The Power and Limits of Destiny
The Uncharted series has won many awards over the years, and audiences have been kind and numerous. And if you have been paying attention, you may have noticed the language fans of the series often use to describe the quintessential Uncharted experience: cinematic, epic, awe-inspiring, well-written, immersive, expertly paced, emotional. The same has been said of Heavy Rain, parts of the various Call of Duty titles, and most recently, of The Walking Dead.
Listen carefully to this praise, for it is the sound of people using same vocabulary that one might apply to film or literature. On closer inspection of these qualities, it turns out that Destiny mechanics bear much of the responsibility for their effect. The reason for this is simple: Destiny mechanics are designed to achieve a specific result, not an iterative one; and this means they can convey a specific meaning in much the same way books or films do.
Think of Nathan Drake wandering deliriously through the desert, or climbing a precariously hanging train, or dangling from an airborne cargo plane -- each of these moments has a single outcome specially designed, crafted, and paced to convey a specific effect.
Not surprisingly, these moments are often conceived and executed in a manner roughly equivalent to a filmmaker's. So one obvious question here is this: Is there a fundamental difference between Uncharted's interactive narrative and, say, Raiders of the Lost Ark's passive narrative? Is mere interactivity enough to distinguish one from the other?
My own feeling is that -- from a narrative standpoint -- there isn't much daylight between the two. The fact of Uncharted's interactivity does not endow players with any additional phenomenological insights into Drake's character or experience. The idea that players feel a symbiotic relationship with the characters they are driving is a seductive one, but it does not hold water if the engine powering their trip is built from Destiny mechanics. Drake remains a designed character, existing apart from the player's inputs.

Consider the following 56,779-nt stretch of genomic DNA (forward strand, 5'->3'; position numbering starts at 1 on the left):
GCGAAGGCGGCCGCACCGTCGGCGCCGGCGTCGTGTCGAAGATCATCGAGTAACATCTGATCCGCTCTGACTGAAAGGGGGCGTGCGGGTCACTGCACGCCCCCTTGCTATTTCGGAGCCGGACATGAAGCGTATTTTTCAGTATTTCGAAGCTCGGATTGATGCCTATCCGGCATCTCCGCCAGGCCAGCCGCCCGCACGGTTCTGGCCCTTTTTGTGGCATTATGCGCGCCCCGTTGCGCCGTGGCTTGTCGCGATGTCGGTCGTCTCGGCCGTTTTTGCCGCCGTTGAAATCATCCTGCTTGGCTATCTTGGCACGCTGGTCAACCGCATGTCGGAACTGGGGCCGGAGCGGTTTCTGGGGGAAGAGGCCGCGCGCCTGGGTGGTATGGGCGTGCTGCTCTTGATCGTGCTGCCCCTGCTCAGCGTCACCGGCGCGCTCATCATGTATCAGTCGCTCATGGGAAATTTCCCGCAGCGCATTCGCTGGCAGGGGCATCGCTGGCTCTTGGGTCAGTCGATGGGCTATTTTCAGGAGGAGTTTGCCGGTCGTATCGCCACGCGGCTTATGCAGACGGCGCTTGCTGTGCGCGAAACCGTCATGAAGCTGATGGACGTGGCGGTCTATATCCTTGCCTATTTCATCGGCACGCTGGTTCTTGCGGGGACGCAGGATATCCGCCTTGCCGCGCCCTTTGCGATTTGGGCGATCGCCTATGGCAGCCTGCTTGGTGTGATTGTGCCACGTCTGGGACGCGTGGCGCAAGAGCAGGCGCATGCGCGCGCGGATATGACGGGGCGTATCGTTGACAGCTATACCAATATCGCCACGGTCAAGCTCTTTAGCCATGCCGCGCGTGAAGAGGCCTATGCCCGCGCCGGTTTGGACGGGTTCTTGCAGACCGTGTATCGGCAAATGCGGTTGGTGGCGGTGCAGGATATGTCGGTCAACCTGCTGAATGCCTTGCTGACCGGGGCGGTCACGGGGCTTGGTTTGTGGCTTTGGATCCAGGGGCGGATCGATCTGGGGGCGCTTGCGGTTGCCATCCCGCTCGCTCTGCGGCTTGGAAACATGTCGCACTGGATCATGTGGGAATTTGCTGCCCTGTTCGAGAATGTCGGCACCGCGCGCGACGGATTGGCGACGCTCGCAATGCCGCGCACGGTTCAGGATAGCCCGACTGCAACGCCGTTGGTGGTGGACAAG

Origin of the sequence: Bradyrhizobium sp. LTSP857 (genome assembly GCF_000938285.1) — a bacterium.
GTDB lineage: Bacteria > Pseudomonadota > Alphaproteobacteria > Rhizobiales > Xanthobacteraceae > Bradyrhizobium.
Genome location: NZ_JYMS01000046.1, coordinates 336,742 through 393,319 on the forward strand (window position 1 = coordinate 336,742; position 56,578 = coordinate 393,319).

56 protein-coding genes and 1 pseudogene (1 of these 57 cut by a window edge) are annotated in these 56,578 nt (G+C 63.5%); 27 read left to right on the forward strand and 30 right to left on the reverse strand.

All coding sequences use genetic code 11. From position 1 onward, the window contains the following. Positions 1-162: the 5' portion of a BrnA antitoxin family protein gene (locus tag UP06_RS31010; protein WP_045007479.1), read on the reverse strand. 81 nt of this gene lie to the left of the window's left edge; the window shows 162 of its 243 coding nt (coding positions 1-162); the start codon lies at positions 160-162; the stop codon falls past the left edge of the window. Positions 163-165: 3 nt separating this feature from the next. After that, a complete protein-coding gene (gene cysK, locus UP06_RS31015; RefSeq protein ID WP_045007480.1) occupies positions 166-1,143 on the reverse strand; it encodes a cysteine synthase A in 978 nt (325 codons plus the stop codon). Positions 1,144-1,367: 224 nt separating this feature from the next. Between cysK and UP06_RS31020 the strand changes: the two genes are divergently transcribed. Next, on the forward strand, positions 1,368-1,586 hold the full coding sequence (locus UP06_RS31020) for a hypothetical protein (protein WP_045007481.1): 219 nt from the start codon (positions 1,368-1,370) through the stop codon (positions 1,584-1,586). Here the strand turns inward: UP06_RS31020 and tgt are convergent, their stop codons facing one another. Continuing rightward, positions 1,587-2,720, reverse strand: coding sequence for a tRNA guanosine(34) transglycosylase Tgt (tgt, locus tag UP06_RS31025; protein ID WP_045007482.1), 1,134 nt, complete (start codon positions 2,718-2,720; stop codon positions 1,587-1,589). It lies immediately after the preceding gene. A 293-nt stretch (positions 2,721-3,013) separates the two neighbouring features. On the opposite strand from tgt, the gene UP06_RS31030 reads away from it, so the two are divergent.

Only Agency mechanics give players the possibility of true freedom and responsibility. And after 12 years of writing and designing games, time and time again I have come to find that players almost always have an intuitive understanding of the difference between pre-written narrative and emergent narrative. All too often I have heard the complaint "I loved the gameplay, but I hated the character I was playing." Such a statement would be tantamount to the player hating himself if true identification was achieved. But this rarely happens.
This "interactivity conundrum" is further complicated by the fact that the player's inputs are abstracted from their effects on screen. Completing a quick time event to execute an action bears no resemblance to actually experiencing that action -- the player is simply overcoming challenges using buttons that trigger outputs that resemble real-world effects. This disconnect rarely diminishes the joy of our game experiences, but it means that we cannot fall back on the notion that interactivity alone is what makes games unique.
Chose Your Own Adventure books and narrative-heavy board games like Fury of Dracula offer many of the same choices that video games do, only with slower processing speeds. So from an aesthetic standpoint, Destiny mechanics are actually pretty old school, despite being dressed up in new digital digs.